SHANGHAI (CBSLA) – With his son still under Chinese house arrest on allegations of shoplifting sunglasses, LaVar Ball Friday hosted a promotional event in Shanghai for his Big Baller Brand.

LaVar Ball — father of LiAngelo Ball and the owner of the Big Baller Brand — and his youngest son LaMelo pose for a photo with a fan during a promotional event in Shanghai on Nov. 10, 2017. (Getty Images)

A smiling LaVar and his youngest son LaMelo posed for photos and signed autographs for fans at a BBB pop-up shop Friday. Lavar told reporters he wants to open similar pop-up shops in London, Paris and Dubai in 2018, according to ESPN’s Arash Markazi.

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The Ball family is also in the midst of shooting a reality show.

This is all taking place while LaVar’s middle son, LiAngelo – brother of Los Angeles Lakers star Lonzo – and two of his UCLA teammates, Cody Riley and Jalen Hill, remained under house arrest Friday at their team hotel in Hangzhou. The three players were arrested Tuesday on suspicion of shoplifting sunglasses from a Louis Vuitton store near the hotel. They were released on bail Wednesday, but remain under house arrest at their hotel for an indefinite period.

LaVar and LaMelo visited LiAngelo Thursday before returning to Shanghai, Markazi said.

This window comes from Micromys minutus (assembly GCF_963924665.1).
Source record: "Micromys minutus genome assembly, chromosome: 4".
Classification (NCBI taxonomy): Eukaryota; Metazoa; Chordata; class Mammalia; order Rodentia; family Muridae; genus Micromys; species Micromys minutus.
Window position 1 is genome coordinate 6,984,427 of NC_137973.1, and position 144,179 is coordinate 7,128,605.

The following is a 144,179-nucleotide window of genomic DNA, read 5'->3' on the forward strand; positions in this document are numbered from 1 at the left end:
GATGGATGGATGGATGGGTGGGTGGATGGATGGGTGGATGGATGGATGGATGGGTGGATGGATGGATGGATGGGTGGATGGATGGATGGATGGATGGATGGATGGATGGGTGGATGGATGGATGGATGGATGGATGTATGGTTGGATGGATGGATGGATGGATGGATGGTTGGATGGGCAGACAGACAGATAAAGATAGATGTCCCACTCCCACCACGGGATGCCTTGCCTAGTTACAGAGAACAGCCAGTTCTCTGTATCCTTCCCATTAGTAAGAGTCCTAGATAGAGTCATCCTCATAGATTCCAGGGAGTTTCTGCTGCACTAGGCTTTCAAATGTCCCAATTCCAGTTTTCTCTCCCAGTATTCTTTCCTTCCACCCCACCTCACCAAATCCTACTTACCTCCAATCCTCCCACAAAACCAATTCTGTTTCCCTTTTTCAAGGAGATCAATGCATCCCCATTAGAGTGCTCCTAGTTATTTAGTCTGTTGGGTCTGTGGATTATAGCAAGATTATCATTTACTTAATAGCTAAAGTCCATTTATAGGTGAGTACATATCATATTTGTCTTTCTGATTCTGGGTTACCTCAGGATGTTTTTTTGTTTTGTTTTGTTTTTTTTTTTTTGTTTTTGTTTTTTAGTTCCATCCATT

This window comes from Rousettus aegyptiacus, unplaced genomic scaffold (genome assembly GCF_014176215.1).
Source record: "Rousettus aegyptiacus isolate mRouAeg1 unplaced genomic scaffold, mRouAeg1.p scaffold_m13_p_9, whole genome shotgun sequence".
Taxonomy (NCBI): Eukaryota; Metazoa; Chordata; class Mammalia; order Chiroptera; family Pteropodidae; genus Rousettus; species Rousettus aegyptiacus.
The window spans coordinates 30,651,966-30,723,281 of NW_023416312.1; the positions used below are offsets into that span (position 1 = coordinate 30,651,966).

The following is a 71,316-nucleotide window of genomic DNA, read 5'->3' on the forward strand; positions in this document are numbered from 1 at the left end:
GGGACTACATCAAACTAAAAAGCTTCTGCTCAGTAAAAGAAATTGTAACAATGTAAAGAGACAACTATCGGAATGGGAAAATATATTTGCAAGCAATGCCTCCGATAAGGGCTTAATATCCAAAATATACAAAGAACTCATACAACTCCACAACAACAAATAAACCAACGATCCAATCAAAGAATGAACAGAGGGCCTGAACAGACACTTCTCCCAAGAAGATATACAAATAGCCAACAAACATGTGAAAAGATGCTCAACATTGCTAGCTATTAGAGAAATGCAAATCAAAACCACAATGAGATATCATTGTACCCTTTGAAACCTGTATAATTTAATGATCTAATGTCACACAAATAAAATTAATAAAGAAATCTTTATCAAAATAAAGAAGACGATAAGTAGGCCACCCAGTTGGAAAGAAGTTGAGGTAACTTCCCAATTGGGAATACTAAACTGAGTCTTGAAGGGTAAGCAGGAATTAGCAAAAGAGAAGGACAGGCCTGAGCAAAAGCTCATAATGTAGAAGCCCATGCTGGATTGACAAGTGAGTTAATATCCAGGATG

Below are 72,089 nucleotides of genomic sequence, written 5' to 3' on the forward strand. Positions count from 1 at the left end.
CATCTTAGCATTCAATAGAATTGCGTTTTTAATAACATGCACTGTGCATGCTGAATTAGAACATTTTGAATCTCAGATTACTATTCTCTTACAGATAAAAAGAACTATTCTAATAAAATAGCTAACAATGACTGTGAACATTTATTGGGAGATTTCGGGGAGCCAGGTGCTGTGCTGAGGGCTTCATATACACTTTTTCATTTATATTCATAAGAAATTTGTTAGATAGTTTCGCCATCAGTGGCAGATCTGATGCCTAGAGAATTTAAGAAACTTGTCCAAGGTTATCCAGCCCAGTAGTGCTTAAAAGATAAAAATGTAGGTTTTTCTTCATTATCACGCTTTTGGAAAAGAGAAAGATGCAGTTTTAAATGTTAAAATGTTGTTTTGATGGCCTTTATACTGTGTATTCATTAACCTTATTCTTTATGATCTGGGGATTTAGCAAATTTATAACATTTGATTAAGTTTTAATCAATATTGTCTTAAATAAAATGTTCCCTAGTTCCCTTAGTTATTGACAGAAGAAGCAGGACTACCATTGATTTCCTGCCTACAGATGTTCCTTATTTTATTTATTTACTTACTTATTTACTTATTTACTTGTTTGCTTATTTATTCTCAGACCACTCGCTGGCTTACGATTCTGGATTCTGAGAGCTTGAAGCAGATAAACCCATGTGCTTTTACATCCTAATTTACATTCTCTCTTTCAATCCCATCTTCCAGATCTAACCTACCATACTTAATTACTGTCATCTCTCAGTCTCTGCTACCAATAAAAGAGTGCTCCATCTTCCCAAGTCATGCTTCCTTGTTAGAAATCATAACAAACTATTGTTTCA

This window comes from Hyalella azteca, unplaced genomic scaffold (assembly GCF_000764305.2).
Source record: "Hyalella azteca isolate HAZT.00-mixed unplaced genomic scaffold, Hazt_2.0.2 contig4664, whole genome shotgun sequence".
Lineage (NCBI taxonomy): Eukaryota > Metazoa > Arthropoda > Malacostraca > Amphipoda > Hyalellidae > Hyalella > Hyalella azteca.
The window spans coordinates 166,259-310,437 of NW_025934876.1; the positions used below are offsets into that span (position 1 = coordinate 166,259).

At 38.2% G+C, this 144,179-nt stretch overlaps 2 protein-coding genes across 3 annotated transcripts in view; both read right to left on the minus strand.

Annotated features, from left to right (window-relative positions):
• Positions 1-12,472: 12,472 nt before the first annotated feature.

UCLA faces Georgia Tech 8:30 p.m. Pacific time Friday in Shanghai. The three freshmen will not be appearing in that game.

The Atlanta Journal-Constitution reported Thursday that there is a strong likelihood the three players will face a sentence of 20 days of house arrest and then be banned from coming to China again.

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The incident began when local police Tuesday were called to the hotel where both teams were staying in Hangzhou and inspected UCLA’s bus as players waited to depart for practice, AJC reports.

Police interviewed players from both teams before clearing three players from Georgia Tech, according to a statement released by the school. Ball, Riley and Hill were taken to the police station in Hangzhou, where they were kept for a number of hours before being charged.

William Nee, an expert on China for Amnesty International, said the players could be stuck in China for a long time.

“According to China’s entry and exit law, a case must be fully resolved, before the suspects are allowed to eventually go home,” Nee told CBS2 by Skype.

Nee said that could take anywhere from weeks to years. A shoplifting sentence in China can carry up to 10 years in prison.

LaVar had scheduled a press conference following the arrests, but later canceled it after being advised by legal counsel not to speak.

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“He’ll be fine, everybody making it a big deal, it ain’t that big of a deal,” he told ESPN Wednesday.